We moved from Bedford, Ind., to Kansas City, Mo., when I was six. Yogi Berra, famed baseball player, coach, and manager, when giving directions to his house once said, “When you come to a fork in the road, take it.” The truth behind the saying was that he lived on a loop, so it didn’t matter which way you went. Unlike directions to Yogi’s home, few proverbial forks in the road of life work out the same either way. Where we are now has been profoundly affected by an undefinable quantity of forks, each decision at which has steered each of us on our own path in life. My path followed the Kansas City Southern.
My family ultimately landed at a home on the east side of Swope Park, which just happened to be about a half-mile from the KCS’ landmark concrete arch bridge over Gregory Boulevard. In the carefree days of childhood and an era before lawsuits and litigation caused railroads to police their rights-of-way, Swope Park along the KCS became the land of adventure. My brothers, neighborhood friends, and I all regularly headed to the wooded edge of the park to explore, hunt with our pellet guns, fish, build campfires, and generally enjoy those sunny days. Hopefully, by now, the golfers have forgiven our flag-throwing shenanigans. The KCS was always nearby, woven into our memories in those wonderful years.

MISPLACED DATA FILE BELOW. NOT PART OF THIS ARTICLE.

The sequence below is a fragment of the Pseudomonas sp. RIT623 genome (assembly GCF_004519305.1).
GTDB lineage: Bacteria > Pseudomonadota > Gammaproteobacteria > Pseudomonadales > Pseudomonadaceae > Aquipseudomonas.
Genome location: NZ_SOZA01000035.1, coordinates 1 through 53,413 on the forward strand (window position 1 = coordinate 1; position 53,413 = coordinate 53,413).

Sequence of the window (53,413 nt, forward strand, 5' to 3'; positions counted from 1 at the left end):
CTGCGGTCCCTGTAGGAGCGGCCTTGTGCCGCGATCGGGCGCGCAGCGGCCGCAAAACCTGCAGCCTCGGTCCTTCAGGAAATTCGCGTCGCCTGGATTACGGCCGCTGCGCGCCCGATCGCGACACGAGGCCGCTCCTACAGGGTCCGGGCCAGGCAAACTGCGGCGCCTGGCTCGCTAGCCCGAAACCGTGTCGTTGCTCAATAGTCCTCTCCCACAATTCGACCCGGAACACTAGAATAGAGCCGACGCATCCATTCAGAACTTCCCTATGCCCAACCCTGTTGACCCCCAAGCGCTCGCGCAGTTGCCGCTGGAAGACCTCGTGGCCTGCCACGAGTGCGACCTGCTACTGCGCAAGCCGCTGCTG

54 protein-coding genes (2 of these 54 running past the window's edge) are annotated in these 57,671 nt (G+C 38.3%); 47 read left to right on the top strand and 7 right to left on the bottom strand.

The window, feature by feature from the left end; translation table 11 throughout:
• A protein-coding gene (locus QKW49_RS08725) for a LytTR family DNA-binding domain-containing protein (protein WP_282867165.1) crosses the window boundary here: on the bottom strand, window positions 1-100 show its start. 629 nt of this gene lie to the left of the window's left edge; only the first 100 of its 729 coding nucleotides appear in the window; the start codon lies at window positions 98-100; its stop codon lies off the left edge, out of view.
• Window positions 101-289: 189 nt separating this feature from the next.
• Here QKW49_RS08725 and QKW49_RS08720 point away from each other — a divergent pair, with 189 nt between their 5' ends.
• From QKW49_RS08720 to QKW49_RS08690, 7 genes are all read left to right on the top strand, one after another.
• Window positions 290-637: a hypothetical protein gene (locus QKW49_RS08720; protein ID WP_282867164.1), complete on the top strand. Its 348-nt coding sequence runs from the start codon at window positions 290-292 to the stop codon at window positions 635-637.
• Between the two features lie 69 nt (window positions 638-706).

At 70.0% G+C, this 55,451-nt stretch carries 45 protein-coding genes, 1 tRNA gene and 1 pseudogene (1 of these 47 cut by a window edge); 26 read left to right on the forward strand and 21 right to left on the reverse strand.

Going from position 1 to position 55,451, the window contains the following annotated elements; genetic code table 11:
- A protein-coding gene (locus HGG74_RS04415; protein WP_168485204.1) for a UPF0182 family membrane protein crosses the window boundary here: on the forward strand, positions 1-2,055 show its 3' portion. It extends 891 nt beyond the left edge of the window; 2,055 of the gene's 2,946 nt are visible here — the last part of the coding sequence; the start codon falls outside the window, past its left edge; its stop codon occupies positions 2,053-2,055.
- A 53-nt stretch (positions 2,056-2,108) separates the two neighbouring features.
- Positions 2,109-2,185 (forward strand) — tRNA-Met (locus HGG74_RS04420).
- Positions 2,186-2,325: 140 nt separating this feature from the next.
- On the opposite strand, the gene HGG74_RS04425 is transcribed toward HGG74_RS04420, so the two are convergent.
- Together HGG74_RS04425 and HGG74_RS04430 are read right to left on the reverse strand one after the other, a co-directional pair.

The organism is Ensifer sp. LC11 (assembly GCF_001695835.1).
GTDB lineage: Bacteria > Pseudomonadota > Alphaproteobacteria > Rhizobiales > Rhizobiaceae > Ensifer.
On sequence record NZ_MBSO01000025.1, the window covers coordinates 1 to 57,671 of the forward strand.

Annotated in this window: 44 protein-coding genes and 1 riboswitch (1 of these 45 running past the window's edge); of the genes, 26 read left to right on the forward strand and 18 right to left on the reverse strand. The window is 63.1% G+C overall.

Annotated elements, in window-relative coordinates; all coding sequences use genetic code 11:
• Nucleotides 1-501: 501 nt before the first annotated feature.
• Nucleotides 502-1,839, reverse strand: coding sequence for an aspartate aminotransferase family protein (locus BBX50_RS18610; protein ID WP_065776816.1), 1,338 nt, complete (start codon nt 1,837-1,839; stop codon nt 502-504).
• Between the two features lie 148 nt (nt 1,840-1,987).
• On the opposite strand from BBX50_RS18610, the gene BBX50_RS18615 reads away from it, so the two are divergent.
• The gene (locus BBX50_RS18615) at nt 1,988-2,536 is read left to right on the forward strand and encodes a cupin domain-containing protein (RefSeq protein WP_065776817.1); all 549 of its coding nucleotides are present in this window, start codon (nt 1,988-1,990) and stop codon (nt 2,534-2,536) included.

When the railroad interest really took hold around 1972, there became a new primary reason to wander down to the edge of Swope Park. The afternoon train (there was generally only one) was usually a monstrous conglomeration of every freight car KCS could find at Knoche Yard and tie together for a trip south. On the head end of the all-EMD road freights were SD40s and F-units, the latter of which were loud enough to send us down the hill to Gregory on our bikes in plenty of time to catch them grinding up the long half-percent grade from Blue Valley (milepost 9) to Grandview (milepost 23).
Three SD40-2s power a southbound coal train destined for an Oklahoma Gas & Electric plant on May 21, 1980, not long after the right-of-way was spectacularly cleared on the Kansas City mainline. A brakeman can be seen 14 cars back as this train was having trouble on the hill. Right next to the brakeman is milepost 15, which is measured from a location near the “gooseneck” on the northwest side of downtown Kansas City. The main portion of the Knoche Yard complex lies between mileposts 2.5 and 5.1.
By the mid-1970s, KCS was a struggling entity, with enough deferred maintenance to slow trains and an aging fleet of equipment beginning to show signs of the financial struggle the railroad was in. But then came Powder River coal — a river of it flowing through Kansas City via the connection with Burlington Northern. Much of this coal was destined for Midwestern power plants, and many of them happened to be accessible via the KCS. This windfall was the railroad’s salvation in that era. Welded rail replaced jointed track, new ties and ballast replaced pounded infrastructure, and brand-new SD40-2s arrived. The KCS came back to life.